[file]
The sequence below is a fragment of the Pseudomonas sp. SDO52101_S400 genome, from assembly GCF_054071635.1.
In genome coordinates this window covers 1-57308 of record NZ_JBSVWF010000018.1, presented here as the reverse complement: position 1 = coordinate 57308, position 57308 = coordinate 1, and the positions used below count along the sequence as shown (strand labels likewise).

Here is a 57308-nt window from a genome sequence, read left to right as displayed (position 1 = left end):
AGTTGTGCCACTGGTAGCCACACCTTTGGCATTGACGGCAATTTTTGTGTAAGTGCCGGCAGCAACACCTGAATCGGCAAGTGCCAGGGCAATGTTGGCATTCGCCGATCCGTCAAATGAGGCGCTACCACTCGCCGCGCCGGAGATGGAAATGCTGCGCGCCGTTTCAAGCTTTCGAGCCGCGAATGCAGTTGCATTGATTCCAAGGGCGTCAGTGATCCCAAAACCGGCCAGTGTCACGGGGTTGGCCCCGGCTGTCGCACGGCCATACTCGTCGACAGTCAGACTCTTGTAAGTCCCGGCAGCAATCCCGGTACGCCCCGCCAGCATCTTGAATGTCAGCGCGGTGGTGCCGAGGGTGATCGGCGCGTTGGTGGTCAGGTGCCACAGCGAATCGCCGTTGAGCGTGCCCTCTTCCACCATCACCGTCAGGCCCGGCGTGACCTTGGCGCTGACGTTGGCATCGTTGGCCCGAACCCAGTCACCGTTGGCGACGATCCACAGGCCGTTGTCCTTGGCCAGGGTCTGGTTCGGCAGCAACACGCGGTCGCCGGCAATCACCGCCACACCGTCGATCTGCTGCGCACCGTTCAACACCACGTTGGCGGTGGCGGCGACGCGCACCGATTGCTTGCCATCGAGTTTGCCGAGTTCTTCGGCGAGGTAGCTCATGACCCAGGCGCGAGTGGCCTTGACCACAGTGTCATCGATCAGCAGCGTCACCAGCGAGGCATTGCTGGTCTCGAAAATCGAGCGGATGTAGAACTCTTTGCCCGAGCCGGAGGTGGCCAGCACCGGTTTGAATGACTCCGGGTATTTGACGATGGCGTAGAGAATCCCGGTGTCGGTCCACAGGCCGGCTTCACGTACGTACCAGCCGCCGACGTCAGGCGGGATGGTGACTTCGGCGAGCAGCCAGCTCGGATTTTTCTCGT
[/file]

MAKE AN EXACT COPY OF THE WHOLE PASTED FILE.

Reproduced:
The sequence below is a fragment of the Pseudomonas sp. SDO52101_S400 genome, from assembly GCF_054071635.1.
In genome coordinates this window covers 1-57308 of record NZ_JBSVWF010000018.1, presented here as the reverse complement: position 1 = coordinate 57308, position 57308 = coordinate 1, and the positions used below count along the sequence as shown (strand labels likewise).

Here is a 57308-nt window from a genome sequence, read left to right as displayed (position 1 = left end):
AGTTGTGCCACTGGTAGCCACACCTTTGGCATTGACGGCAATTTTTGTGTAAGTGCCGGCAGCAACACCTGAATCGGCAAGTGCCAGGGCAATGTTGGCATTCGCCGATCCGTCAAATGAGGCGCTACCACTCGCCGCGCCGGAGATGGAAATGCTGCGCGCCGTTTCAAGCTTTCGAGCCGCGAATGCAGTTGCATTGATTCCAAGGGCGTCAGTGATCCCAAAACCGGCCAGTGTCACGGGGTTGGCCCCGGCTGTCGCACGGCCATACTCGTCGACAGTCAGACTCTTGTAAGTCCCGGCAGCAATCCCGGTACGCCCCGCCAGCATCTTGAATGTCAGCGCGGTGGTGCCGAGGGTGATCGGCGCGTTGGTGGTCAGGTGCCACAGCGAATCGCCGTTGAGCGTGCCCTCTTCCACCATCACCGTCAGGCCCGGCGTGACCTTGGCGCTGACGTTGGCATCGTTGGCCCGAACCCAGTCACCGTTGGCGACGATCCACAGGCCGTTGTCCTTGGCCAGGGTCTGGTTCGGCAGCAACACGCGGTCGCCGGCAATCACCGCCACACCGTCGATCTGCTGCGCACCGTTCAACACCACGTTGGCGGTGGCGGCGACGCGCACCGATTGCTTGCCATCGAGTTTGCCGAGTTCTTCGGCGAGGTAGCTCATGACCCAGGCGCGAGTGGCCTTGACCACAGTGTCATCGATCAGCAGCGTCACCAGCGAGGCATTGCTGGTCTCGAAAATCGAGCGGATGTAGAACTCTTTGCCCGAGCCGGAGGTGGCCAGCACCGGTTTGAATGACTCCGGGTATTTGACGATGGCGTAGAGAATCCCGGTGTCGGTCCACAGGCCGGCTTCACGTACGTACCAGCCGCCGACGTCAGGCGGGATGGTGACTTCGGCGAGCAGCCAGCTCGGATTTTTCTCGT